The dispute resolution policy which governs the domain has extended the term within which action may be taken from 2 to 3 years.

On March 2017, the new General Civil Chinese Law Rules extended the general limitation period for civil actions from 2 to 3 years.

Since then, many recommendations have been made about the need to change the China Internet Network Information Centre (CNNIC) dispute resolution policy which barred action against a <.cn> domain name which had been registered for more than two years to accord with the one established under the Civil regulation.

The CNNIC developed its first domain name dispute resolution rules in 2000, and following the provisions under the General Civil Law Rules of People’s Republic of China, in force at that time, set a term of 2 years following registration within which action had to be taken.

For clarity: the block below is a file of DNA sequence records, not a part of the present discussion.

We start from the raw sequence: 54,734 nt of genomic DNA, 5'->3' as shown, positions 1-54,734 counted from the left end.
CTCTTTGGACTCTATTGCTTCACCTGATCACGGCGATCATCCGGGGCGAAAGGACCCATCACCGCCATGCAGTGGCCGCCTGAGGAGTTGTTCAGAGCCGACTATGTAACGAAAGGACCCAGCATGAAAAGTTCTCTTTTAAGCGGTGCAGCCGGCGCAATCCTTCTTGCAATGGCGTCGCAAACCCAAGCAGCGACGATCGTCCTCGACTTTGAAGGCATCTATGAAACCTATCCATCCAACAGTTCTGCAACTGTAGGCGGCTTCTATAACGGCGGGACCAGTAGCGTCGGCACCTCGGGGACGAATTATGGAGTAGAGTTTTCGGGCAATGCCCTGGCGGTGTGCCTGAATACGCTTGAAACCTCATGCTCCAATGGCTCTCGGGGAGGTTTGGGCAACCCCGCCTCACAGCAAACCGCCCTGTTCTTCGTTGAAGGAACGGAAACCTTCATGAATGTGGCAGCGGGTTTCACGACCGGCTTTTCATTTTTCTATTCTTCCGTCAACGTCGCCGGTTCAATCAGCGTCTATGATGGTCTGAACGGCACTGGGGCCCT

The CCNIC  was established June 3, 1997 who is the registry for domain names in China.

Indeed, the China Dispute Resolution Policy (CNDPR) is the only dispute resolution policy which sets a time limit within which to admit complaints about domain names.  This 2 year time-bar has been seen as an effective barrier to challenging any <.cn> registrations, because after the 2 years period, the only possibility was either to negotiate or attempt court action. Fortunately, in order to align the CNDPR time limit for action to the General Civil Law rule, it has been reviewed and extended to 3 years. This was implemented on 18 June 2019, and provides more flexibility to complainants to initiate alternative dispute resolution proceedings against domain names in the <.cn> name space.

Despite this good news there are still some unanswered questions; in particular whether the change to the new term has retroactive effect, or will apply only to those domain names registered after the change in the policy became effective.


To be continued…